to deliver their side arms.
No conversation, not one word, passed between General Lee and myself,
either about private property, side arms, or kindred subjects. He appeared
to have no objections to the terms first proposed; or if he had a point to
make against them he wished to wait until they were in writing to make it.
When he read over that part of the terms about side arms, horses and
private property of the officers, he remarked, with some feeling, I
thought, that this would have a happy effect upon his army.
Then, after a little further conversation, General Lee remarked to me
again that their army was organized a little differently from the army of
the United States (still maintaining by implication that we were two
countries); that in their army the cavalrymen and artillerists owned their
own horses; and he asked if he was to understand that the men who so owned
their horses were to be permitted to retain them. I told him that as the
terms were written they would not; that only the officers were permitted
to take their private property. He then, after reading over the terms a
second time, remarked that that was clear.
I then said to him that I thought this would be about the last battle of
the war--I sincerely hoped so; and I said further I took it that most of
the men in the ranks were small farmers. The whole country had been so
raided by the two armies that it was doubtful whether they would be able
to put in a crop to carry themselves and their families through the next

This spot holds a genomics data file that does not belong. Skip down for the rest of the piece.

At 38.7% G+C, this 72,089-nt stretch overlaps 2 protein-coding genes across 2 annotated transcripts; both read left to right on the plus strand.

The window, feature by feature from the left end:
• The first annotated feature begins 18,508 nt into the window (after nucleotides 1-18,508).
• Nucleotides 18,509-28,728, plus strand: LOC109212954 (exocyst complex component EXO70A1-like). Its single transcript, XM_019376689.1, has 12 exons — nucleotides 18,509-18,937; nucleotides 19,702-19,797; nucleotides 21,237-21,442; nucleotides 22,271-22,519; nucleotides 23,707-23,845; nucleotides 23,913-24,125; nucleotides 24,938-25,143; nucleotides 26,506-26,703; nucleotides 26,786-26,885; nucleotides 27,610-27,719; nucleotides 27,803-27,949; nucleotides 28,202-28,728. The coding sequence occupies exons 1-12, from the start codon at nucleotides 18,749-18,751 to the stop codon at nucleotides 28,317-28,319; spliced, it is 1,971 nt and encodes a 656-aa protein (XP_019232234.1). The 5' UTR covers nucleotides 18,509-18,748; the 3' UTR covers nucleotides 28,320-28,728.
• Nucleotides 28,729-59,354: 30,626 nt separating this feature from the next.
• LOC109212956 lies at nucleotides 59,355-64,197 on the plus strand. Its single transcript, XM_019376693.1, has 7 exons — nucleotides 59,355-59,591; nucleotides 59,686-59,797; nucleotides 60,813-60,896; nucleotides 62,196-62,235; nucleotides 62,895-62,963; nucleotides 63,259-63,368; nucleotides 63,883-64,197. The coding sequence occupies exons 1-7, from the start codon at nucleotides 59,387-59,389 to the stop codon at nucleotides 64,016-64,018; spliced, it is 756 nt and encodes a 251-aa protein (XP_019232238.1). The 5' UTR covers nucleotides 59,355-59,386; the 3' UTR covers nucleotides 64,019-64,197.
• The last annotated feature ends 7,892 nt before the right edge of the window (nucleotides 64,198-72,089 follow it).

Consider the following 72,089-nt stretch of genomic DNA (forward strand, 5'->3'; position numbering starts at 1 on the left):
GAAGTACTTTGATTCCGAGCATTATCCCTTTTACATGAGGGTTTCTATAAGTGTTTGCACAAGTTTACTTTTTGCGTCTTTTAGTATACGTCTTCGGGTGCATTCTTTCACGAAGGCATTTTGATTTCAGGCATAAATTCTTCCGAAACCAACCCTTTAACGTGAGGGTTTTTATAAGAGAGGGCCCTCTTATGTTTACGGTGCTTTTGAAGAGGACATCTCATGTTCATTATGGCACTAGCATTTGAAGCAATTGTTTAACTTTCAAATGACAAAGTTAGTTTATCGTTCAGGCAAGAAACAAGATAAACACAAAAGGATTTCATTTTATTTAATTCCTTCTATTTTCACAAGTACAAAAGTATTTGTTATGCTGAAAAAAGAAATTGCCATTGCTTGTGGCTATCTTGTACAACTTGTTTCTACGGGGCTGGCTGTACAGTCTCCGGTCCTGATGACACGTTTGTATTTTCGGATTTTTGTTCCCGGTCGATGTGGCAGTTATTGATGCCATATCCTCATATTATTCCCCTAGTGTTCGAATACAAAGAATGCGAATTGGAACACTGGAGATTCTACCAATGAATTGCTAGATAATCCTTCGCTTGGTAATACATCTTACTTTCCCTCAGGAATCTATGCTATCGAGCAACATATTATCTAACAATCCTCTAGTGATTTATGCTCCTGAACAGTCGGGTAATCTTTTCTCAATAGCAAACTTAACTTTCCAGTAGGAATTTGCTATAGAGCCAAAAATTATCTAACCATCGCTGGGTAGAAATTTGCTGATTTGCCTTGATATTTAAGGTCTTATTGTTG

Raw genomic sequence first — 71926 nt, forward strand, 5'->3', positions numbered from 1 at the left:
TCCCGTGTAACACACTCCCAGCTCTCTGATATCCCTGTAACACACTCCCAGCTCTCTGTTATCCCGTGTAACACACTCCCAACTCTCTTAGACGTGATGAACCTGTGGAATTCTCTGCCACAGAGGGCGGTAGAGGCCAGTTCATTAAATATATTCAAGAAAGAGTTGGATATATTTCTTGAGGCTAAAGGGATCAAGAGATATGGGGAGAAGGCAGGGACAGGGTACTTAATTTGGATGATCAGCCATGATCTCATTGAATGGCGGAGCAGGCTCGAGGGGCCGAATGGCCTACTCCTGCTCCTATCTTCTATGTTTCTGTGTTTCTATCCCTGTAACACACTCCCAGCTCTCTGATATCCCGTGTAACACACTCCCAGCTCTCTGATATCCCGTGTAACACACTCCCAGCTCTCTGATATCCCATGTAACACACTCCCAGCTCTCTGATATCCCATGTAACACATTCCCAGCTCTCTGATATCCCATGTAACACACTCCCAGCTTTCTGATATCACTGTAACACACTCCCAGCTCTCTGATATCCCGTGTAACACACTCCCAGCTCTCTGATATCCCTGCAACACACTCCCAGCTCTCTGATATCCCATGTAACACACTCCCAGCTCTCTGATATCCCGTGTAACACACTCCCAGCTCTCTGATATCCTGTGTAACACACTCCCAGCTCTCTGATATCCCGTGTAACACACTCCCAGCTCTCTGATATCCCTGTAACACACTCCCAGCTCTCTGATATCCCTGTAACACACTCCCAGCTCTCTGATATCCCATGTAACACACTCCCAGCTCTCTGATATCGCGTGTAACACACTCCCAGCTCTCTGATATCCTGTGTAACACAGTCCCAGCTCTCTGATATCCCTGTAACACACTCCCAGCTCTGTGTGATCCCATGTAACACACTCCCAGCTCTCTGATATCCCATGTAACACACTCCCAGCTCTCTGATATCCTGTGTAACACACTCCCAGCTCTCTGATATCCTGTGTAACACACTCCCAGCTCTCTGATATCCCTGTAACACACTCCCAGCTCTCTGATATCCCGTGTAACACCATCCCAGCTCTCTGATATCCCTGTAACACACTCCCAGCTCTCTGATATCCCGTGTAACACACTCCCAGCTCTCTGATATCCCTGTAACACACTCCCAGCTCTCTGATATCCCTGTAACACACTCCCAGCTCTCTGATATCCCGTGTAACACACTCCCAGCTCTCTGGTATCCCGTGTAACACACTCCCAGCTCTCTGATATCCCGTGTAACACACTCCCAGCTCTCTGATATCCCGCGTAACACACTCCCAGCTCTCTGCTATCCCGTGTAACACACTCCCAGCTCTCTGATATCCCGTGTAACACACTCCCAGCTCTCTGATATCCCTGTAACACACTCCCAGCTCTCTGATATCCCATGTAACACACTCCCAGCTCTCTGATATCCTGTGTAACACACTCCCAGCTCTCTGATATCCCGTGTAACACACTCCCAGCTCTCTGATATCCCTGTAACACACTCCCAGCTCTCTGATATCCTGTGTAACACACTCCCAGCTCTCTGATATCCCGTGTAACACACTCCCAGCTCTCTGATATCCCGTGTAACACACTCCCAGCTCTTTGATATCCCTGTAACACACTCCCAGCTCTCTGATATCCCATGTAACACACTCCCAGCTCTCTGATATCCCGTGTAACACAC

winter without the aid of the horses they were then riding. The United
States did not want them and I would, therefore, instruct the officers I
left behind to receive the paroles of his troops to let every man of the
Confederate army who claimed to own a horse or mule take the animal to his
home. Lee remarked again that this would have a happy effect.
He then sat down and wrote out the following letter:
HEADQUARTERS ARMY OF NORTHERN VIRGINIA, April 9, 1865.
GENERAL:--I received your letter of this date containing the terms of the
surrender of the Army of Northern Virginia as proposed by you. As they are
substantially the same as those expressed in your letter of the 8th inst.,
they are accepted. I will proceed to designate the proper officers to
carry the stipulations into effect.
R. E. LEE, General. LIEUT.-GENERAL U. S. GRANT.
While duplicates of the two letters were being made, the Union generals
present were severally presented to General Lee.
...General Lee, after all was completed and before taking his leave,
remarked that his army was in a very bad condition for want of food, and
that they were without forage; that his men had been living for some days
on parched corn exclusively, and that he would have to ask me for rations
and forage. I told him "certainly," and asked for how many men he wanted
rations. His answer was "about twenty-five thousand;" and I authorized him
to send his own commissary and quartermaster to Appomattox Station, two or
three miles away, where he could have, out of the trains we had stopped,
all the provisions wanted. As for forage, we had ourselves depended almost
entirely upon the country for that.
When news of the surrender first reached our lines our men commenced
firing a salute of a hundred guns in honor of the victory. I at once sent
word, however, to have it stopped. The Confederates were now our
prisoners, and we did not want to exult over their downfall."